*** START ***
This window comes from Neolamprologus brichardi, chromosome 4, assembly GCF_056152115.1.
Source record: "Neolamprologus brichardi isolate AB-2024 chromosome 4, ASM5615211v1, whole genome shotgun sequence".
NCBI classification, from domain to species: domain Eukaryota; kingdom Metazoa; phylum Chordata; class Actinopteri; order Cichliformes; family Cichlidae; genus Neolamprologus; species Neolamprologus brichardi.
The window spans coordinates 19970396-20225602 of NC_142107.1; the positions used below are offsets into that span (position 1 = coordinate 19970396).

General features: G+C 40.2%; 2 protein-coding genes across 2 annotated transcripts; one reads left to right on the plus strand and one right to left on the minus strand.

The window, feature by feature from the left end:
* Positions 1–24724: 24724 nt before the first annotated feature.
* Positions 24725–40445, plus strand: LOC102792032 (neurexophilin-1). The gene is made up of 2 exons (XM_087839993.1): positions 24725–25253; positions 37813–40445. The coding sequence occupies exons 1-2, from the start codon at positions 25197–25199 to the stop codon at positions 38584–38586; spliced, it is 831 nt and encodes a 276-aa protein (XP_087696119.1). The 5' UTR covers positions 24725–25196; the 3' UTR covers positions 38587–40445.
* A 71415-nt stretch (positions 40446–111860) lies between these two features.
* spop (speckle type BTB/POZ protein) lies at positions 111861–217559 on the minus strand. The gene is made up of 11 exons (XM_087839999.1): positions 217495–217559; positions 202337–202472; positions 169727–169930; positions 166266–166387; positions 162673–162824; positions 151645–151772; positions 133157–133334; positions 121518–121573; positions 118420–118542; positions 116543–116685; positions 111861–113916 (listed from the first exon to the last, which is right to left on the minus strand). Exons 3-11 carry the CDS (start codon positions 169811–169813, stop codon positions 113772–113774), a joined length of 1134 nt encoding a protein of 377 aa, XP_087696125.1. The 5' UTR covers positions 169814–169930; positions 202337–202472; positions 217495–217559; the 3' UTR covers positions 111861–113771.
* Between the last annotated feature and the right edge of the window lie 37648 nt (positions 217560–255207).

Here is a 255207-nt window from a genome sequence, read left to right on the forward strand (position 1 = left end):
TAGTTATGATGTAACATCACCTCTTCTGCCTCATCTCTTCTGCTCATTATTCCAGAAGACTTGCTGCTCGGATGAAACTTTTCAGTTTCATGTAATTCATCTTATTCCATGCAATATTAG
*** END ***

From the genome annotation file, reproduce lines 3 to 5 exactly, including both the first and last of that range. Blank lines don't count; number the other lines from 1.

NCBI classification, from domain to species: domain Eukaryota; kingdom Metazoa; phylum Chordata; class Actinopteri; order Cichliformes; family Cichlidae; genus Neolamprologus; species Neolamprologus brichardi.
The window spans coordinates 19970396-20225602 of NC_142107.1; the positions used below are offsets into that span (position 1 = coordinate 19970396).

General features: G+C 40.2%; 2 protein-coding genes across 2 annotated transcripts; one reads left to right on the plus strand and one right to left on the minus strand.